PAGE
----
In this update:
Victim Protection Legislation Signed into Law
Senate Bill 1179, known as the victim address confidentiality act update, has been signed into law as Act 50 of 2022. Act 50 extends the address confidentiality provisions of the ‘Domestic and Sexual Violence Victim Address Confidentiality Act,’ which was established in 2004, to now include the victims of child abduction and the victims of human trafficking, in addition to victims of domestic violence and stalking. The legislation also allows for electronic filing of applications. I was proud to introduce this measure and work with my colleagues to ensure that victims of domestic abuse, childhood abduction and human trafficking will now have greater access to security measures, offering better protection as they work to rebuild their lives.
The need for this legislation was brought to our attention by the National Center for Missing and Exploited Children. In addition to streamlining the process so more victims of domestic violence can benefit from the program, this legislation takes a very important step forward in helping to better protect children and victims of human trafficking.
To date, nearly 1200 survivors have been provided with a legal, substitute mailing address they can use whenever their residential, work, or school address is required. All first class, certified, and registered mail is received at this alternate location and then forwarded to the participant’s actual address free of charge. Since the beginning of the address confidentiality program, the Office of Victim Advocate, which administers the program, has been successful in preventing assailants from using its records to locate victims, without allowing any inadvertent disclosures. But a requirement that all requests to participate be made in writing has impeded access for some and slowed the process for all. Because of this concern, I am pleased that the bill also expands coverage by allowing updates for applications for address confidentiality to now be submitted electronically.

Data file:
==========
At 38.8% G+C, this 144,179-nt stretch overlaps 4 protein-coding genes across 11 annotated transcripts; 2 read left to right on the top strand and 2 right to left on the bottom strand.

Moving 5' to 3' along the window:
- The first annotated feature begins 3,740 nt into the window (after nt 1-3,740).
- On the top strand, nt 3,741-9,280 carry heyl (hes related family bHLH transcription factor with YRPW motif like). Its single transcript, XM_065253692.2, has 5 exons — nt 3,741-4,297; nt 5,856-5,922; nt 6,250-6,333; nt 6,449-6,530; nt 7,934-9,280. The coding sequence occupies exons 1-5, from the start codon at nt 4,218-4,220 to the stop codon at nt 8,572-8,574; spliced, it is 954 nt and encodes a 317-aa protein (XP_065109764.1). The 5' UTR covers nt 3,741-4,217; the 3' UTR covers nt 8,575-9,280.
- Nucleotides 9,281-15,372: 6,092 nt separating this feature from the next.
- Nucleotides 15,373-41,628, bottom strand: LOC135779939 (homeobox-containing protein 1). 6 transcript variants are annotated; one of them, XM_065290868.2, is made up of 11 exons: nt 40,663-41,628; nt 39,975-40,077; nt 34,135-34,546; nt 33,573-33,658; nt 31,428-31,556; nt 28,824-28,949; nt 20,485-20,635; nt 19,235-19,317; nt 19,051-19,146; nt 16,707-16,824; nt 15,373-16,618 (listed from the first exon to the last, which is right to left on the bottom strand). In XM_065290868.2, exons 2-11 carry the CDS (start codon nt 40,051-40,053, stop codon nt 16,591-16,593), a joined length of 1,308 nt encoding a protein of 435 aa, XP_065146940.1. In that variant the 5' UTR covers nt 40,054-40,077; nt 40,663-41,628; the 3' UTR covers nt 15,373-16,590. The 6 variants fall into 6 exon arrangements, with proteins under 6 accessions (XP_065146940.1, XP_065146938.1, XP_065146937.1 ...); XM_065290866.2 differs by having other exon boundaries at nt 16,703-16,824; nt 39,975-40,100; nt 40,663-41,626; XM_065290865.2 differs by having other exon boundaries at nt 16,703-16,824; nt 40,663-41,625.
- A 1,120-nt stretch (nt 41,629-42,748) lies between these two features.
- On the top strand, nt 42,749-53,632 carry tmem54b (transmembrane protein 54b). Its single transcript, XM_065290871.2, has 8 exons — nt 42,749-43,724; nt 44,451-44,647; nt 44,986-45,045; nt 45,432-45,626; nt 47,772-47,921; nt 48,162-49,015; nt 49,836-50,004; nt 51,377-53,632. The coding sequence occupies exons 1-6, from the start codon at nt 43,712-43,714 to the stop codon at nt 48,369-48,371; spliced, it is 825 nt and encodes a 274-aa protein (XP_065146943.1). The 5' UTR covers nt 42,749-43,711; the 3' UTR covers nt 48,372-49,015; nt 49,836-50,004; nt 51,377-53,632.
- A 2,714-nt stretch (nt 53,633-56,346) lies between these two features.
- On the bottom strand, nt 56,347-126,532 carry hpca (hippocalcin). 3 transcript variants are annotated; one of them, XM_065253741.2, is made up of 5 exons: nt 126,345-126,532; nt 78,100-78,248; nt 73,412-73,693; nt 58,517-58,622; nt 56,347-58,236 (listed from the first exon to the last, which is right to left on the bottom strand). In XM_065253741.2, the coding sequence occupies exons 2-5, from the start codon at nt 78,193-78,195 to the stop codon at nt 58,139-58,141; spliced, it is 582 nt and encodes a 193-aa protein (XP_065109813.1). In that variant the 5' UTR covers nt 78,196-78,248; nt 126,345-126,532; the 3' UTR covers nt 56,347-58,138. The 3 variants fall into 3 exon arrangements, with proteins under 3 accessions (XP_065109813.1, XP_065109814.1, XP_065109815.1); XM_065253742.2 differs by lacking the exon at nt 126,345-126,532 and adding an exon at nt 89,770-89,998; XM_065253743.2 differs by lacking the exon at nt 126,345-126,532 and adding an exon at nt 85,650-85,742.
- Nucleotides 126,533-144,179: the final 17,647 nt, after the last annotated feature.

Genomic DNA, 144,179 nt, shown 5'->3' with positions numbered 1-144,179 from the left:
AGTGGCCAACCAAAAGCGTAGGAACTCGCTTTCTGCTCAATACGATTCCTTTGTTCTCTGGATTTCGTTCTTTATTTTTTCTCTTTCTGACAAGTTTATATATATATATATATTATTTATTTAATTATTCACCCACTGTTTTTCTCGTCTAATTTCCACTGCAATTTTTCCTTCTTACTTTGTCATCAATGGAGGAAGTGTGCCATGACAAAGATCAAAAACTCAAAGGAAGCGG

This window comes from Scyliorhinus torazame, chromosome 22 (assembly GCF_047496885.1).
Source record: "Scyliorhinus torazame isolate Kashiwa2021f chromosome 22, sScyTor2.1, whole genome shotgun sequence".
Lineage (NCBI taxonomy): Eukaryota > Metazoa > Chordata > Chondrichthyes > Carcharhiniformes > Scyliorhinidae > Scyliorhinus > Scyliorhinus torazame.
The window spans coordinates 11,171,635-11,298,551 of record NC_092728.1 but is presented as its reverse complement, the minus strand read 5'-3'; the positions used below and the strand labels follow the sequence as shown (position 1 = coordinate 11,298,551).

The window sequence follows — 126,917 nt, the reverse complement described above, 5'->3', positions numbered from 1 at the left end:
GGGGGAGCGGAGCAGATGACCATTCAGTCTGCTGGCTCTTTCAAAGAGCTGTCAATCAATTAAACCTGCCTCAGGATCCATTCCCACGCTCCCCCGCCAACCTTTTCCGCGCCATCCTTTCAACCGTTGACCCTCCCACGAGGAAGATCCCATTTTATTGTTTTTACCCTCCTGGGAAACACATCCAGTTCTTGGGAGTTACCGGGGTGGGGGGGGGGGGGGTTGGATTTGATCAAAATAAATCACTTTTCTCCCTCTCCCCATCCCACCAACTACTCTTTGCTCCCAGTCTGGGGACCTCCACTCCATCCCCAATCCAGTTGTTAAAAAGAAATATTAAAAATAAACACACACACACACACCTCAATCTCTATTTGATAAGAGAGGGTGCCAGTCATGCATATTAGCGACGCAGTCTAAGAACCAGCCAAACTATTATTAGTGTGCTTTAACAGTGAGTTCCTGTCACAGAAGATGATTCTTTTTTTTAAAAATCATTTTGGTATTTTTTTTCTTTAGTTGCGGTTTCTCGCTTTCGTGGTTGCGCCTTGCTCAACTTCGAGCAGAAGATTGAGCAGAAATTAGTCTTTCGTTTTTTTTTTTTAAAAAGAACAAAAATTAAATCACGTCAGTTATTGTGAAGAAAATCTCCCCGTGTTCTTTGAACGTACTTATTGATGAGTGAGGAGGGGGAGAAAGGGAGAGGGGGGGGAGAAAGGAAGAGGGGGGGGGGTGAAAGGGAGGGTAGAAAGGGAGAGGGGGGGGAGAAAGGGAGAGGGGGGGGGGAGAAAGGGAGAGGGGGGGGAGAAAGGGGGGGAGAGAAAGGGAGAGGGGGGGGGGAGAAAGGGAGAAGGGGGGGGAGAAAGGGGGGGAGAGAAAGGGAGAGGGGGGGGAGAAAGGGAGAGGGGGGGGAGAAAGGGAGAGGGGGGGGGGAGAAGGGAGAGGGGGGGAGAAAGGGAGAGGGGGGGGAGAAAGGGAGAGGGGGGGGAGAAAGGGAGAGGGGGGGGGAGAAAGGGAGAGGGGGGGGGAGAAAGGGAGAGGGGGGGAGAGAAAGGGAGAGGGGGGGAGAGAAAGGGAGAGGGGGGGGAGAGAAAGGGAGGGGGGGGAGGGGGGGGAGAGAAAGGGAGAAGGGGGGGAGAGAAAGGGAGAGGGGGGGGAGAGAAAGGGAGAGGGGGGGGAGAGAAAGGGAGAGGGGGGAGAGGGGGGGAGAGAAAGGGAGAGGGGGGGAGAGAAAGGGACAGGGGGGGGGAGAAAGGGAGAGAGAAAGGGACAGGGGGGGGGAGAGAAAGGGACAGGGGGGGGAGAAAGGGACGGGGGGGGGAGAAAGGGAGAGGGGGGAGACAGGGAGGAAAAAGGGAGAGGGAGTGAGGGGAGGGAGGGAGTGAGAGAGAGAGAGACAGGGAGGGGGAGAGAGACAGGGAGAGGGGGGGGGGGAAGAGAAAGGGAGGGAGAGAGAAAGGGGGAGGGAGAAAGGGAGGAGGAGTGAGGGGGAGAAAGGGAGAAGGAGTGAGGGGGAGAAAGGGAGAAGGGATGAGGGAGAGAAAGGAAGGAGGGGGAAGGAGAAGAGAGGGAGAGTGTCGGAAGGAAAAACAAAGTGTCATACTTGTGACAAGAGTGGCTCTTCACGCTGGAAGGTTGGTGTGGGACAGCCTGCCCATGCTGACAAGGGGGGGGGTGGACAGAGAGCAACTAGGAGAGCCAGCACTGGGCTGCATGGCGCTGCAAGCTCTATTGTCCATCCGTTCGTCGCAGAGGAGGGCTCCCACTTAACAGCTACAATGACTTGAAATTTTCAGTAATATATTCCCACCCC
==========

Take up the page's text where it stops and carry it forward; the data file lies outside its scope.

Completion of the 2022-2023 State Budget
The General Assembly approved a budget spending plan for the 2022-2023 fiscal year that totals $45.2 billion, and was signed into law on July 8. The budget, Act 1A of 2022, meets the current needs of Pennsylvanians, without creating multi-billion-dollar budget deficits in the future. The budget also includes federal American Rescue Plan Act (ARPA) funds, and spends $500 million less than Gov. Tom Wolf’s original budget request. I voted in support of the bill, and I am pleased that it includes substantial investments that will be seen locally as a result of the spending plan.
No budget process is ever identical or disagreement free. The new state budget involved balancing a broader set of needs and concerns than ordinary. To begin, there was more revenue available than anticipated, due to federal pandemic relief funds and better than projected state revenue collections. But this is not money that can be counted on in succeeding years, so to spend it all would be fiscally reckless.
At the same time, spending pressure and requests were heavier than usual. This is Governor Wolf’s final budget, so he was eager to engage in legacy spending. The overall spending level is higher than I would prefer, but that is where extensive negotiation brought us. A prolonged budget stalemate when there is no need to raise taxes or engage in spending cuts is unjustifiable. There are serious program needs carrying over from pandemic restrictions, which need to be addressed. So, all the money cannot be set aside in anticipation of tougher times ahead, because the tough times for families and communities are here now.